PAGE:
Stephen Malkmus and the Jicks - Real Emotional Trash
Will Metcalfe 29/02/2008
After his contributions to the recent I'm Not There OST things looked good for Real Emotional Trash, not only did Malkmus offer the definitive Dylan covers on that record he made you believe he was Dylan. Now, don't get me wrong, I'm as loathe to make that comparison as the next aspiring critic but if you've seen the film or heard the soundtrack you will know what I'm talking about.
Real Emotional Trash is something of a watermark for Stephen Malkmus, not only has he produced he best work since parting ways with Pavement he has also managed to create a record which captures him at his most natural. We know Steve likes to jam, right? Well, where he once tried to write records consisting of half decent pop songs with a couple of lo-fi rock-outs, here he has managed to experiment in a sense as far from pejorative as possible. The likes of 'Real Emotional Trash' maintain the pop edge of Malkmus' more immediate style, whilst being able to envelope the listener in a loose, warm sound.
One of the clinchers on this record is, without doubt, the production; which manages to maintain the energy fans have came to expect from any Malkmus release whist making it sufficiently polished. The result is a much more brash sound than previous solo outings; the dynamics here seem in keeping with 'Terror Twilight', edge with energy, subtleties with depth. Perhaps the best example of this is 'Dragonfly Pie', lumbering chords with a squealing guitar circling over head before Malkmus' heavenly drawl kicks in. The almost, trance like rhythm makes it seem, at first, slightly awkward yet strangely compelling; from this point in Real Emotional Tracks deals few foul blows. The likes of 'We Can't Help You' showcases Stephen Malkmus as a Dylan for a new era, ironically by ripping off one of his chord progressions-and 'Cold Son' has a chorus that comes as something of a surprise. A jilted guitar blossoms into a rich lead part before kicking back into one of the most soothing pieces Malkmus, and the Jicks have ever created.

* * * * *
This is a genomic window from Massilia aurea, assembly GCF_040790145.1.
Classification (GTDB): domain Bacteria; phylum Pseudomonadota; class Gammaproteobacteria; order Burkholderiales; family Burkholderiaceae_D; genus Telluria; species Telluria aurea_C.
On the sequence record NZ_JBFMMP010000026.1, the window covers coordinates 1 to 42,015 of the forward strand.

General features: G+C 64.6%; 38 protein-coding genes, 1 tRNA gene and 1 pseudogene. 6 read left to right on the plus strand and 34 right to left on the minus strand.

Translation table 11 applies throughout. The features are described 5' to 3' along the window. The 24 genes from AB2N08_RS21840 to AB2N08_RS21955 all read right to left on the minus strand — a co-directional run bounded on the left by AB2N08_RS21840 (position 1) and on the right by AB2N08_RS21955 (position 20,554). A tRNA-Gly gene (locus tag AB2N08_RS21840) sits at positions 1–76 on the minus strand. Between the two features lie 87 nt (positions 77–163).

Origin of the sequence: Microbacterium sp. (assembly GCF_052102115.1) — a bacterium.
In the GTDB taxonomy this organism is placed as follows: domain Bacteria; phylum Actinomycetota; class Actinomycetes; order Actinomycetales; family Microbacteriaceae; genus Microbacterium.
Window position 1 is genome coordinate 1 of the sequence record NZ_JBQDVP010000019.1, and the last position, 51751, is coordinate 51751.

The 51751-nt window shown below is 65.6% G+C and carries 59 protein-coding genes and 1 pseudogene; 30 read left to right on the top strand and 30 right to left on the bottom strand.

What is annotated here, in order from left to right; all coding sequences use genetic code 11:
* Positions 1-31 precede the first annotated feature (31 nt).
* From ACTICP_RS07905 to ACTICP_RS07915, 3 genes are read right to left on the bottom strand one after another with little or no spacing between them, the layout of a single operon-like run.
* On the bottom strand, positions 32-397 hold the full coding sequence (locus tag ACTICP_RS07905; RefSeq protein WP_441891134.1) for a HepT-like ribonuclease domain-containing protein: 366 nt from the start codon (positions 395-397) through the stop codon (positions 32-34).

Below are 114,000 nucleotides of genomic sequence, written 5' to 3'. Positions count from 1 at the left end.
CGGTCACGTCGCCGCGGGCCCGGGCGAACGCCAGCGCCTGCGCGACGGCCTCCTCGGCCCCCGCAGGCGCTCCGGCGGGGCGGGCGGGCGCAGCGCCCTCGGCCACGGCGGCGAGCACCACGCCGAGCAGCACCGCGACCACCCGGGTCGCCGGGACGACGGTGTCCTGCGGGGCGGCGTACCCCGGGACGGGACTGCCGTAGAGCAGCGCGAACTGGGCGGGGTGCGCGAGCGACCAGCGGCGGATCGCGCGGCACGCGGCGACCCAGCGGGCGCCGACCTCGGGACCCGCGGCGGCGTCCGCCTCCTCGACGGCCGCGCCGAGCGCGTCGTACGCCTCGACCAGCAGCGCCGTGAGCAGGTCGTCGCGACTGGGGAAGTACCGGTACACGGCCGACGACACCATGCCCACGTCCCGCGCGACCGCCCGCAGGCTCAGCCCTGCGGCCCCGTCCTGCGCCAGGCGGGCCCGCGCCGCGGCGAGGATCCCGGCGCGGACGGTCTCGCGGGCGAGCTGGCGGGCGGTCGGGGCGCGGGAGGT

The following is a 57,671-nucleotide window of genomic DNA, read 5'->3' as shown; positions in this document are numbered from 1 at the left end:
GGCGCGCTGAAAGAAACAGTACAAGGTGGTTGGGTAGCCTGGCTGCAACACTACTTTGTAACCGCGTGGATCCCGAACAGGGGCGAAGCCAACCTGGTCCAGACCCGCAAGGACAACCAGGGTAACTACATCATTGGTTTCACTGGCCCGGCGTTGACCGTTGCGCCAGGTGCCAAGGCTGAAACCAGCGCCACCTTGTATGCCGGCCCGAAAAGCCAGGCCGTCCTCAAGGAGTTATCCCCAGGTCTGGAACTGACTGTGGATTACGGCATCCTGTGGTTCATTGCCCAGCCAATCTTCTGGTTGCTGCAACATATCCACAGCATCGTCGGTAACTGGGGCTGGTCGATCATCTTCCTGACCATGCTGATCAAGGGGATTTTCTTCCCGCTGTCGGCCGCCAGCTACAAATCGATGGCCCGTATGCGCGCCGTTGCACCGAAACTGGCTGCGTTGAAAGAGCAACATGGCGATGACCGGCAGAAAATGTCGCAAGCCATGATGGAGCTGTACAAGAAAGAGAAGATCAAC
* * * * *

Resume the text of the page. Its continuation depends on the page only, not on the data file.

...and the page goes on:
Tracks like 'Baltimore' are powered by the driving percussion of ex-Sleater Kinney sticks woman Janet Weiss, and again showcase the sheer force of Malkmus' most recent writing. The line between alt. pop experimentalism and outright self indulgence is a fine one, and one that Malkmus has often over trod before; yet here the balance is perfect, even the like of 'Real Emotional Trash' clocking in at just over ten minutes long feel like a semi conscious expression rather than little more than extrapolated self indulgence.
'Real Emotional Trash' is a record that runs very close to being Stephen Malkmus' finest (solo, obviously). From the opening groan of 'Dragonfly Pie' to the dying fuzz of the rather wonderful 'Wicked Wanda' the record exudes a much stronger sense of song writing than on any other of his post 2000 output. The contrasting dynamics of the record reiterate Stephen Malkmus as the godfather of alt. indie. Whilst this may not be Pavement, when Steve's writing records like this a post Pavement world doesn't seem so bad after all.